Differential production of inflammatory cytokines in primary infection with human metapneumovirus and with other common respiratory viruses of infancy

Federico R. Laham, Victor Israele, Javier M. Casellas, Alejandro M. Garcia, Carlos M. Lac Prugent, Scott J. Hoffman, Debra Hauer, Bhagvanji Thumar, Maria Ivonne Name, Andres Pascual, Natalia Taratutto, Maria T. Ishida, Marcela Balduzzi, Miguelina Maccarone, Susana Jackli, Roberto Passarino, Raul A. Gaivironsky, Ruth A. Karron, Norberto R. Polack, Fernando P. Polack

Research output: Contribution to journalArticlepeer-review

Abstract

Viral respiratory infections are the most frequent cause of hospital admission for infants and young children during winter. However, the mechanisms of illness that are associated with viral lower-respiratory-tract infection (LRI) are unclear. A widely accepted hypothesis attributes the pathogenesis of viral LRI in infants to the induction of innate inflammatory responses. This theory is supported by studies showing that Toll-like receptor 4 is activated by respiratory syncytial virus (RSV), leading to production of inflammatory cytokines. We prospectively examined previously naive infants in Buenos Aires, Argentina, who had either upper- or lower-respiratory-tract symptoms. Infection with human metapneumovirus (hMPV) was second only to RSV in frequency. Both viruses were associated with rhinorrhea, cough, and wheezing; however, hMPV elicited significantly lower levels of respiratory inflammatory cytokines than did RSV. Symptoms in infants infected with influenza virus were different from those in infants infected with RSV, but cytokine responses were similar. These findings suggest that hMPV and RSV either cause disease via different mechanisms or share a common mechanism that is distinct from innate immune activation.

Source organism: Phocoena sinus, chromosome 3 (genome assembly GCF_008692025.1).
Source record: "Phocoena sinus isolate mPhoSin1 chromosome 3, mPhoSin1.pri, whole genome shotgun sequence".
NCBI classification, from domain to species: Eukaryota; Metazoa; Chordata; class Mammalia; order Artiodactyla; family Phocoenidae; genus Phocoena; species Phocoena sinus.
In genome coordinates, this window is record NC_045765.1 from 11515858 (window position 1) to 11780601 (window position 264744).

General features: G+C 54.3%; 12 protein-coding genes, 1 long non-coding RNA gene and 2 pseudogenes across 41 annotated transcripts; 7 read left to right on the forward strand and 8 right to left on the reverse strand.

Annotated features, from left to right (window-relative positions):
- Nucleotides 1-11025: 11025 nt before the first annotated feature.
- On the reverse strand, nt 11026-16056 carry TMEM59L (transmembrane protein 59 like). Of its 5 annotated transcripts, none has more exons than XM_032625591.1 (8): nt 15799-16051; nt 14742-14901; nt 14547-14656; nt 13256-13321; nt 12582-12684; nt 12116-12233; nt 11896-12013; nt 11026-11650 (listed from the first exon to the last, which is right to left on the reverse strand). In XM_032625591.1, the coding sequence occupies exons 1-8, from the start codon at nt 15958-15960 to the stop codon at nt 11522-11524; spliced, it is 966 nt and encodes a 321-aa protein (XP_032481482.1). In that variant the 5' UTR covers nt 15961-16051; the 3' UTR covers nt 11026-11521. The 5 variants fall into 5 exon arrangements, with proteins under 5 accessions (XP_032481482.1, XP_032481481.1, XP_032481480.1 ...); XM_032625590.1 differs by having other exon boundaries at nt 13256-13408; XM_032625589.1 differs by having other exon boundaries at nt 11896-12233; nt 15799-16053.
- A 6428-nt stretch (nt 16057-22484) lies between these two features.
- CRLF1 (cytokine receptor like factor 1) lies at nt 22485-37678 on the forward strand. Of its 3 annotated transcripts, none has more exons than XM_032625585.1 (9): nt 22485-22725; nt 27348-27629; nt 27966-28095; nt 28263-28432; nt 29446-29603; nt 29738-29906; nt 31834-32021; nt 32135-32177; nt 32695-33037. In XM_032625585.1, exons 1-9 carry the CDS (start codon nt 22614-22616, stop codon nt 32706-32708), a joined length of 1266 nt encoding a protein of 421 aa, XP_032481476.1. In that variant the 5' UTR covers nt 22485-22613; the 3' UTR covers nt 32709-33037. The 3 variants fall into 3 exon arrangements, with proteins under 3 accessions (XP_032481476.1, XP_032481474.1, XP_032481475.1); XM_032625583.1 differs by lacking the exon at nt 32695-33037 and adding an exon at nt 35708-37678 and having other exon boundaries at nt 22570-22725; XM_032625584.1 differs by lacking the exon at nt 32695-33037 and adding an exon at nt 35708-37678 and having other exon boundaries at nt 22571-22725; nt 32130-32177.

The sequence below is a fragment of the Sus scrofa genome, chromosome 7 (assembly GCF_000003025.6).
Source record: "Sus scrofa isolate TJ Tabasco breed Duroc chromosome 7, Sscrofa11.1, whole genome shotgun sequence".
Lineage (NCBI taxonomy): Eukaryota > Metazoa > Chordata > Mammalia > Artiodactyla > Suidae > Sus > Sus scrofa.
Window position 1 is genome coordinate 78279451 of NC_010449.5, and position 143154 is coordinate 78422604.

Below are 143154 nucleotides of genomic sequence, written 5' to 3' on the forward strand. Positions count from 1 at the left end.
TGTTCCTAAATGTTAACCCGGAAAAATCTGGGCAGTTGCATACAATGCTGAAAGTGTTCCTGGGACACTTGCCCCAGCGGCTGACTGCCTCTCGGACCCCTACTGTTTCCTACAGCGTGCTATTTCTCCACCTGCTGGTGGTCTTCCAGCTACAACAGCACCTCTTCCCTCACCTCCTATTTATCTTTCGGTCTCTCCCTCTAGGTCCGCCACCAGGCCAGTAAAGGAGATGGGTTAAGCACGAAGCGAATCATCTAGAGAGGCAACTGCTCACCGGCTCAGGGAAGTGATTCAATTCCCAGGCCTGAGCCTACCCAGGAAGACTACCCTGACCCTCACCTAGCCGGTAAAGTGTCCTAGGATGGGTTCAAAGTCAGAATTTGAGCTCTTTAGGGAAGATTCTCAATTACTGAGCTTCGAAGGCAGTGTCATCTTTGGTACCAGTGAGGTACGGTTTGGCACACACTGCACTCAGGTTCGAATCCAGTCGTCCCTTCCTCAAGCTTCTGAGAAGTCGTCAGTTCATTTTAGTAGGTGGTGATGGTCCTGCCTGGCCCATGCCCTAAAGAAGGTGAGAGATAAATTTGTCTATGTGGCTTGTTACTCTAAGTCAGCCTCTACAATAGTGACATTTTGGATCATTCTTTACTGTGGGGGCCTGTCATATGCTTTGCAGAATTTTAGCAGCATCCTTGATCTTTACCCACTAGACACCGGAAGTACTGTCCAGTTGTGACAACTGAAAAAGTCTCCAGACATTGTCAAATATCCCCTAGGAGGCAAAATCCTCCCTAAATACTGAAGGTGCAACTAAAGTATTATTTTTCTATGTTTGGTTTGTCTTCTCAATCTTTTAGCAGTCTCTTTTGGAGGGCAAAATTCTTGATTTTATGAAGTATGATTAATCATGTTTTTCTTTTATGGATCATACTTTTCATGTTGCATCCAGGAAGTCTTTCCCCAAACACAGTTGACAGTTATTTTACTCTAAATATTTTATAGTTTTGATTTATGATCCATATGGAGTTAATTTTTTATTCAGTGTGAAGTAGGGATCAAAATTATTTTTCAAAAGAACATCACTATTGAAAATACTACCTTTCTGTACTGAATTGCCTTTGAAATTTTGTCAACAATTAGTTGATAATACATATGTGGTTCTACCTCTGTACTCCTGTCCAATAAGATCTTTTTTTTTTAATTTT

Original languageEnglish (US)
Pages (from-to)2047-2056
Number of pages10
JournalJournal of Infectious Diseases
Volume189
Issue number11
DOIs
StatePublished - Apr 1 2004

ASJC Scopus subject areas

  • Immunology and Allergy
  • Infectious Diseases

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